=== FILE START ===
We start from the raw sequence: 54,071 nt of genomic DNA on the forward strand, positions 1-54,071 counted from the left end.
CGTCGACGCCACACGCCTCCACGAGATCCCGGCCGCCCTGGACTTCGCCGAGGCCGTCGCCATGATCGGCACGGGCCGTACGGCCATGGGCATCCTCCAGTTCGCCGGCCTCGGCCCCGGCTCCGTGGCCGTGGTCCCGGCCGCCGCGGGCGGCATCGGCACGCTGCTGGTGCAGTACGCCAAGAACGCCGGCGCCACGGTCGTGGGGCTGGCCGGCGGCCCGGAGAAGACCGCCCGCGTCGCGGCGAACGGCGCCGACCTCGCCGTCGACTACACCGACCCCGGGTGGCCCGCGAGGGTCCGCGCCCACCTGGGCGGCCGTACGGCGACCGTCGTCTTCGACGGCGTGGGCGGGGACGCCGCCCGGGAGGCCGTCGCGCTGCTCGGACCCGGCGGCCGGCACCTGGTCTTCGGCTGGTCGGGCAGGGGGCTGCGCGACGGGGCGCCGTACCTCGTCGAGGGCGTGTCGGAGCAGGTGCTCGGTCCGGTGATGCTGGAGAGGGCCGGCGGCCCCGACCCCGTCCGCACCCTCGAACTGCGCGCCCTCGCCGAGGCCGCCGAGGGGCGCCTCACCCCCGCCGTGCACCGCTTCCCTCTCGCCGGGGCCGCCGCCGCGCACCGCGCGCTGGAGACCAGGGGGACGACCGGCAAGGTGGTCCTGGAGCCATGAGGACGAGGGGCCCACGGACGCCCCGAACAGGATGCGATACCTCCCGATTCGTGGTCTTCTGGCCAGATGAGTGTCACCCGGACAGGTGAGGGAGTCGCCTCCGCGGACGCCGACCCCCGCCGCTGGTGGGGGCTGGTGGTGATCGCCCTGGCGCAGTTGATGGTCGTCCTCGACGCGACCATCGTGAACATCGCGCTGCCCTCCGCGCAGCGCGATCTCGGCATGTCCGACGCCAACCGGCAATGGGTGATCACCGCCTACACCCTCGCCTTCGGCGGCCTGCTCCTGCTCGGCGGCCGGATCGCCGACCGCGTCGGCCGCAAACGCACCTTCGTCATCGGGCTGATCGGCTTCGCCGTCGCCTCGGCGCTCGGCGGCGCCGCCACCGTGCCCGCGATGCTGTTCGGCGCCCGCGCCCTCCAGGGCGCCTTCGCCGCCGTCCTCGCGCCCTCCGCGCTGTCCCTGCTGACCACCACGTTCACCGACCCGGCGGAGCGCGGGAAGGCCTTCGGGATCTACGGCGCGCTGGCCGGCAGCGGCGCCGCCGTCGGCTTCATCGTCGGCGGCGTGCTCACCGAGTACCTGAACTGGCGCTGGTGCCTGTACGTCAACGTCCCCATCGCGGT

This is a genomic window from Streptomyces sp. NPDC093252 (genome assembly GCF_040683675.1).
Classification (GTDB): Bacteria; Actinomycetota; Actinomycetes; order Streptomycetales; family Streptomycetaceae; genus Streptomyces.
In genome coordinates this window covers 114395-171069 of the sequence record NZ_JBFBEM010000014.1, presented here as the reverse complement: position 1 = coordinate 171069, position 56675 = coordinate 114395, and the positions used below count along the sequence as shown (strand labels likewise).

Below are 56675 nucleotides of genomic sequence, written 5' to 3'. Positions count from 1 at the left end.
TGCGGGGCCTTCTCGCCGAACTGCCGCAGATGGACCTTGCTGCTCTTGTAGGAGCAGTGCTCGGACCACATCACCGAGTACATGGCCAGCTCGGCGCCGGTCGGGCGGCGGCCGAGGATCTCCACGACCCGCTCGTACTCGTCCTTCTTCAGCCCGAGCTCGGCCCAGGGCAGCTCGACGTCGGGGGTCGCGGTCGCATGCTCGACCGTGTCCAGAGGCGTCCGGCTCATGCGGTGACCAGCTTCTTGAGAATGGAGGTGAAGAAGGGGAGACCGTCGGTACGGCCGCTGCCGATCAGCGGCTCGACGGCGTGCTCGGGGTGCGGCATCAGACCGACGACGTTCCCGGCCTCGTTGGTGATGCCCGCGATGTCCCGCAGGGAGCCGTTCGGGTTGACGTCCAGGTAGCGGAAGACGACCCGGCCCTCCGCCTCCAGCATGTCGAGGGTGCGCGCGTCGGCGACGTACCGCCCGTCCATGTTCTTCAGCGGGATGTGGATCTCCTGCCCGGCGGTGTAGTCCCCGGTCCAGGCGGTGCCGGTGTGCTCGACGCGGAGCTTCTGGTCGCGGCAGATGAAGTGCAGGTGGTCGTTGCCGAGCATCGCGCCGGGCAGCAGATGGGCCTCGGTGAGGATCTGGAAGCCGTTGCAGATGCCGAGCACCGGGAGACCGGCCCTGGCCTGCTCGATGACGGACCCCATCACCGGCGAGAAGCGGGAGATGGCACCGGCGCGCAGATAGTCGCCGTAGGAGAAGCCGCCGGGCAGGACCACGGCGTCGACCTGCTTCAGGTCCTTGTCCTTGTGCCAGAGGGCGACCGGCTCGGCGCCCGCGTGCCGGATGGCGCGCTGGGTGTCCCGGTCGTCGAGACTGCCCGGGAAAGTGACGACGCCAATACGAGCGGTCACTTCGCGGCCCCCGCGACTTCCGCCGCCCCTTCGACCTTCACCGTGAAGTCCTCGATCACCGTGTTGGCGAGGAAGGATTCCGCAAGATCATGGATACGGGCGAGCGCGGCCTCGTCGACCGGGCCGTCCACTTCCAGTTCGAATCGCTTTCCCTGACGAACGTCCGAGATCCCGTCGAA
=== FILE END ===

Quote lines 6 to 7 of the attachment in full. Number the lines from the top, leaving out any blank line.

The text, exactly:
Below are 56675 nucleotides of genomic sequence, written 5' to 3'. Positions count from 1 at the left end.
TGCGGGGCCTTCTCGCCGAACTGCCGCAGATGGACCTTGCTGCTCTTGTAGGAGCAGTGCTCGGACCACATCACCGAGTACATGGCCAGCTCGGCGCCGGTCGGGCGGCGGCCGAGGATCTCCACGACCCGCTCGTACTCGTCCTTCTTCAGCCCGAGCTCGGCCCAGGGCAGCTCGACGTCGGGGGTCGCGGTCGCATGCTCGACCGTGTCCAGAGGCGTCCGGCTCATGCGGTGACCAGCTTCTTGAGAATGGAGGTGAAGAAGGGGAGACCGTCGGTACGGCCGCTGCCGATCAGCGGCTCGACGGCGTGCTCGGGGTGCGGCATCAGACCGACGACGTTCCCGGCCTCGTTGGTGATGCCCGCGATGTCCCGCAGGGAGCCGTTCGGGTTGACGTCCAGGTAGCGGAAGACGACCCGGCCCTCCGCCTCCAGCATGTCGAGGGTGCGCGCGTCGGCGACGTACCGCCCGTCCATGTTCTTCAGCGGGATGTGGATCTCCTGCCCGGCGGTGTAGTCCCCGGTCCAGGCGGTGCCGGTGTGCTCGACGCGGAGCTTCTGGTCGCGGCAGATGAAGTGCAGGTGGTCGTTGCCGAGCATCGCGCCGGGCAGCAGATGGGCCTCGGTGAGGATCTGGAAGCCGTTGCAGATGCCGAGCACCGGGAGACCGGCCCTGGCCTGCTCGATGACGGACCCCATCACCGGCGAGAAGCGGGAGATGGCACCGGCGCGCAGATAGTCGCCGTAGGAGAAGCCGCCGGGCAGGACCACGGCGTCGACCTGCTTCAGGTCCTTGTCCTTGTGCCAGAGGGCGACCGGCTCGGCGCCCGCGTGCCGGATGGCGCGCTGGGTGTCCCGGTCGTCGAGACTGCCCGGGAAAGTGACGACGCCAATACGAGCGGTCACTTCGCGGCCCCCGCGACTTCCGCCGCCCCTTCGACCTTCACCGTGAAGTCCTCGATCACCGTGTTGGCGAGGAAGGATTCCGCAAGATCATGGATACGGGCGAGCGCGGCCTCGTCGACCGGGCCGTCCACTTCCAGTTCGAATCGCTTTCCCTGACGAACGTCCGAGATCCCGTCGAA